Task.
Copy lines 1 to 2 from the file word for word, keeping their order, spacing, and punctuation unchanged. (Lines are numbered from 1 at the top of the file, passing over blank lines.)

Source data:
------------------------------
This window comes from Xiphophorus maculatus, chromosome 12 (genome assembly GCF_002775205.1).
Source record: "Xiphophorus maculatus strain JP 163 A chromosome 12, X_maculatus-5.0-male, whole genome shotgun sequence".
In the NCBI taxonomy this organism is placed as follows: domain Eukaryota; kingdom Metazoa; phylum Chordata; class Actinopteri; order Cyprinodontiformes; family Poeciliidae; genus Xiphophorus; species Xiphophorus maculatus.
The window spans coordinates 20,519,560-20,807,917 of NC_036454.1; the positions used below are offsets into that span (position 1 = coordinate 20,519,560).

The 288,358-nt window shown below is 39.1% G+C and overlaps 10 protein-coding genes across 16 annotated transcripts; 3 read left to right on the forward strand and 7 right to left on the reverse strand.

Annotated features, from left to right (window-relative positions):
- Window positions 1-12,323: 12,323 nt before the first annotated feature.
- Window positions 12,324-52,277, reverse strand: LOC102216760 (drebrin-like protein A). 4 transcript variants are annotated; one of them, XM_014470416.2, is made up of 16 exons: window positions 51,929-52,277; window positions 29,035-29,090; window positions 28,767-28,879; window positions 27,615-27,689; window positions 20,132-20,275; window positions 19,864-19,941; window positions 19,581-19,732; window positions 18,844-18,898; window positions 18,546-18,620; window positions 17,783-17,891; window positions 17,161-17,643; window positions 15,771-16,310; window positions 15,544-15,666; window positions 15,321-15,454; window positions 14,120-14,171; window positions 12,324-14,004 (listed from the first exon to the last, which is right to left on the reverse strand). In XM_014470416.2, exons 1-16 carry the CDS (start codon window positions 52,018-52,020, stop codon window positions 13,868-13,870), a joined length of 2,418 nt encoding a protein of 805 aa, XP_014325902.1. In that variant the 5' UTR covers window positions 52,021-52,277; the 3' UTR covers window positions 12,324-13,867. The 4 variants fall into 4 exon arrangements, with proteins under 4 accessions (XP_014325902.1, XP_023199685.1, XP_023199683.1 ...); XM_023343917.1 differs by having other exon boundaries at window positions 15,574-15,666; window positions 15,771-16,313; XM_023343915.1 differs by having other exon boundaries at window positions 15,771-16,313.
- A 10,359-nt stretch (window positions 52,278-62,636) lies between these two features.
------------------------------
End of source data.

This window comes from Xiphophorus maculatus, chromosome 12 (genome assembly GCF_002775205.1).
Source record: "Xiphophorus maculatus strain JP 163 A chromosome 12, X_maculatus-5.0-male, whole genome shotgun sequence".